Task force: Recommendations coming soon to reform controversial ‘48-hour rule’
The task force formed to address a mental health crisis in jails and hospitals in Minnesota will miss its deadline to make a final report to the state Legislature, but in its final meeting on Tuesday, the group indicated recommendations are coming soon.
Lawmakers created the “Priority Admissions Task Force” last year when it voted to temporarily rescind what is known as the “48-hour rule” — a provision that required the state to quickly move people out of jail and into mental health treatment after they are civilly committed by the court.
Rather than 48 hours, 5 INVESTIGATES found many people were waiting weeks or months for a bed in a state hospital.
An onslaught of lawsuits against the Department of Human Services for violating the law prompted DHS Commissioner Jodi Harpstead and Attorney General Keith Ellison to ask the Legislature to put the 48-hour rule on hold last year.
“Thereby make it such that we are not the target of the vast amount of litigation that we’re facing at this very moment,” Ellison said during a hearing in May 2023.
In addition to changing the timeline to within 48 hours of a “medically appropriate bed” becoming available, lawmakers also created the task force to come up with potential long-term solutions.
Ellison, who now co-chairs the task force with Harpstead, defended the position he took before the Legislature last year.
“What I’d rather do is fix the problem,” Ellison said. “And that means expansion of capacity and making sure we’re doing priority admissions right.”
At the group’s last meeting on Tuesday, members were still debating the wording of possible recommendations that range from expanding capacity at state run facilities to reworking the priority admissions waiting list to include more than only people waiting in jails.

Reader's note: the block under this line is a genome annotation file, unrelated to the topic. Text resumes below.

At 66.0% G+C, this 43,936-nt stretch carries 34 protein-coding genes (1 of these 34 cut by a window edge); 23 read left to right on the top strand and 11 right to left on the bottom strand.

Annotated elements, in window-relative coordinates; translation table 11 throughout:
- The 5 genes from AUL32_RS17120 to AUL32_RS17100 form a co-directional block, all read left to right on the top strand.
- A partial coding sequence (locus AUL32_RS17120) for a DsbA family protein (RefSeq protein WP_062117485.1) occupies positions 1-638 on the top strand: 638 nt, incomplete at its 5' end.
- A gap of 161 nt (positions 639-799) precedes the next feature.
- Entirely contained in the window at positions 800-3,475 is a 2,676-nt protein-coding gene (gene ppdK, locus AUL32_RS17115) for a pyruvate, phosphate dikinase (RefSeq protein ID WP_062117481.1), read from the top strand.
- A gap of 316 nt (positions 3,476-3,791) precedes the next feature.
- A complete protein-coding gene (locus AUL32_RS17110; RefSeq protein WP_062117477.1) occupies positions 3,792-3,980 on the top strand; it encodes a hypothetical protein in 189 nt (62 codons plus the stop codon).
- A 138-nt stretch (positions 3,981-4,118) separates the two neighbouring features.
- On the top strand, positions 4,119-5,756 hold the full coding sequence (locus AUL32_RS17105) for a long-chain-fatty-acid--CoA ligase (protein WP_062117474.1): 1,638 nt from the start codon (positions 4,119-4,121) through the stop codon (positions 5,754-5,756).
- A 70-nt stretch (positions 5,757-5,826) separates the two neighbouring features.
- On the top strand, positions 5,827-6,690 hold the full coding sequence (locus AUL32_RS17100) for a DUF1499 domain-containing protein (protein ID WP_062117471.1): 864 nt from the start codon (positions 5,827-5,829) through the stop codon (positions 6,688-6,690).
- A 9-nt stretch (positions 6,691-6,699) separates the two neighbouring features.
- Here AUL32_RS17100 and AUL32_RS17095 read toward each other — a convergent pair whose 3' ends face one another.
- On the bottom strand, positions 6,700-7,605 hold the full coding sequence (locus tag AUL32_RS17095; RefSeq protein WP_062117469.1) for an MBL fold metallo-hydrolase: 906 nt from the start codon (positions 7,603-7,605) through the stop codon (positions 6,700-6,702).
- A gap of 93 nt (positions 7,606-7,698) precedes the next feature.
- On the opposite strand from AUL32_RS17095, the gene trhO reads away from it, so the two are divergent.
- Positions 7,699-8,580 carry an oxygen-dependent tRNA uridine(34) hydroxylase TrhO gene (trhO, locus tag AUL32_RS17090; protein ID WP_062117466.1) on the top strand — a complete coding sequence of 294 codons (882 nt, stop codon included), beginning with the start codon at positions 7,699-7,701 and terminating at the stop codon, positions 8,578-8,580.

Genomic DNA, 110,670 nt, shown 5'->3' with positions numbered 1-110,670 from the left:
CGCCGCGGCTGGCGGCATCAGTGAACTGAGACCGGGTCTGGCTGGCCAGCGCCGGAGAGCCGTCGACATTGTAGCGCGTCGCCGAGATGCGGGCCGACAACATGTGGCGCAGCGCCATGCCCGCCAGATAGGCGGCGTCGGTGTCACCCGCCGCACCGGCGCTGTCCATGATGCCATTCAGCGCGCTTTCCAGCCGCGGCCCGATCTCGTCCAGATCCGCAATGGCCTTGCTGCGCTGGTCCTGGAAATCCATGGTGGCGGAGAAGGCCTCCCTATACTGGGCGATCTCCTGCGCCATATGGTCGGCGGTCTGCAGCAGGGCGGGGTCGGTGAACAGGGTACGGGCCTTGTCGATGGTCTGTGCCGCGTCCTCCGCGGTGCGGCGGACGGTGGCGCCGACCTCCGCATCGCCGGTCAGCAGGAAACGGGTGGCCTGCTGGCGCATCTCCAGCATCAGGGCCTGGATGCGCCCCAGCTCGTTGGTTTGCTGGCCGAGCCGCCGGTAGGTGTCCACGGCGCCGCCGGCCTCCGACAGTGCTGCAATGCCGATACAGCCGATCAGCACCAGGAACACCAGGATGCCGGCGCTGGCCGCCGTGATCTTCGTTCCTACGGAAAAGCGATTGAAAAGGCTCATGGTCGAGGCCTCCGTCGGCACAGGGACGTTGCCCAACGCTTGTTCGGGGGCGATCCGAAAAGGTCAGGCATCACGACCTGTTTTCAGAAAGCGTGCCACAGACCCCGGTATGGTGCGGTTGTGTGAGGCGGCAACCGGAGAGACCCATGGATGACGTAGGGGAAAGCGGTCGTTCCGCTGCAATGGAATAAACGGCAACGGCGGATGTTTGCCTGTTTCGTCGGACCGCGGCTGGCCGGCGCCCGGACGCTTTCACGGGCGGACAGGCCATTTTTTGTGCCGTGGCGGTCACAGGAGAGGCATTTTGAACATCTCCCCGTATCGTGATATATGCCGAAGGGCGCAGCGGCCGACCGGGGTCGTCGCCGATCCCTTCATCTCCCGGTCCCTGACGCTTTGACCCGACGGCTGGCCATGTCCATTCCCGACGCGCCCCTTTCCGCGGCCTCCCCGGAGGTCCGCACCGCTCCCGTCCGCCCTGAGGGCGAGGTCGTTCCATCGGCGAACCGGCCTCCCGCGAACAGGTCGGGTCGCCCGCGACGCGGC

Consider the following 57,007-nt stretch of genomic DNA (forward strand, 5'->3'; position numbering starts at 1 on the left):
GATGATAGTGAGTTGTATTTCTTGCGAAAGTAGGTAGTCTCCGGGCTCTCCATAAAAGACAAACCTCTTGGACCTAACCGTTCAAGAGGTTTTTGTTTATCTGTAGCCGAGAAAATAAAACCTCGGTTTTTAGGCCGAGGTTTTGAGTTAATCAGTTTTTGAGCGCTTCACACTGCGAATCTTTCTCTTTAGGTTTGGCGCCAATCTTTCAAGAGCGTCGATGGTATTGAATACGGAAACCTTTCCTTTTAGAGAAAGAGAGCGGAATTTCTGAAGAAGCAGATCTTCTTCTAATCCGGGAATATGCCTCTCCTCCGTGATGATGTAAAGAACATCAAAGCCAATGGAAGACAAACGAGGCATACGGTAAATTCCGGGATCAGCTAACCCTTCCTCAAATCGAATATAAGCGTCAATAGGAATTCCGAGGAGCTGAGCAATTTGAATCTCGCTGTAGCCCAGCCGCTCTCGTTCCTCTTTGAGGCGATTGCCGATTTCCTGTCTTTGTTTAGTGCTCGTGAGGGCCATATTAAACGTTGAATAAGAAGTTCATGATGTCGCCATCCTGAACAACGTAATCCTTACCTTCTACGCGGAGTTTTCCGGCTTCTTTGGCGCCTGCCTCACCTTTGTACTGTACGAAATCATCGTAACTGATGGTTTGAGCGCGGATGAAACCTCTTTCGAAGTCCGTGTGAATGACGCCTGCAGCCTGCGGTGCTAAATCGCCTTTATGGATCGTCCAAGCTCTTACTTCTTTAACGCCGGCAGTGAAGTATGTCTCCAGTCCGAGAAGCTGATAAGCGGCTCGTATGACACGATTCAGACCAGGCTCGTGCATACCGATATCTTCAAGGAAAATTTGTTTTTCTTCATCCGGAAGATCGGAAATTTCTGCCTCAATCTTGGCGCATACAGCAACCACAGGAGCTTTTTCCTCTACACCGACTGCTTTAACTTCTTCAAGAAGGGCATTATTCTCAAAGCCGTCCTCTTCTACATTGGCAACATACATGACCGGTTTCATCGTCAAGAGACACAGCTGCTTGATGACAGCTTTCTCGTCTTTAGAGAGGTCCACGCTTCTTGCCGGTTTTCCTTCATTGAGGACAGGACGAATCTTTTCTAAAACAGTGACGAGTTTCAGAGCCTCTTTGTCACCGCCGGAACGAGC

DHS says there are currently 67 people in jails in Minnesota on the agency’s priority admissions waiting list.
“The crisis, of course, occurs in our jails, occurs in our hospitals,” Harpstead said. “There are people in our community who have been unable to get into our Direct Care and Treatment services because of our capacity, because of the workforce shortage and because of the increased prevalence of behavioral health issues since COVID.”
The task force now expects its final recommendations will be made public as soon as Feb. 12.
Among those watching with interest is Rep. Heather Edelson, DFL-Edina. She and others in the state Legislature could take action as soon as the upcoming session next month.
“It is my intention I will be drafting legislation that will look at what the task force has done on this complicated issue,” Edelson said.
It is not clear if any of the suggested reforms will include a firm time limit, such as 48 hours, for moving people out of jail and into treatment — a point of concern for Kevin Wetherille, who represents several plaintiffs with lawsuits against DHS and is skeptical about whether the task force will lead to meaningful reforms.
“This problem has already been studied. It’s been studied by the Legislative auditor, reports have been written to the legislature before,” Wetherille said. “This task force, to me, was kind of set up to fail from the beginning.”
A contention Harpstead denies.
“I don’t think it was set up to fail at all. It was a rich conversation and I’m glad we all came together,” Harpstead said. “Because we’re all talking about it. We’re looking at the whole problem and we’re understanding it from all different sides.”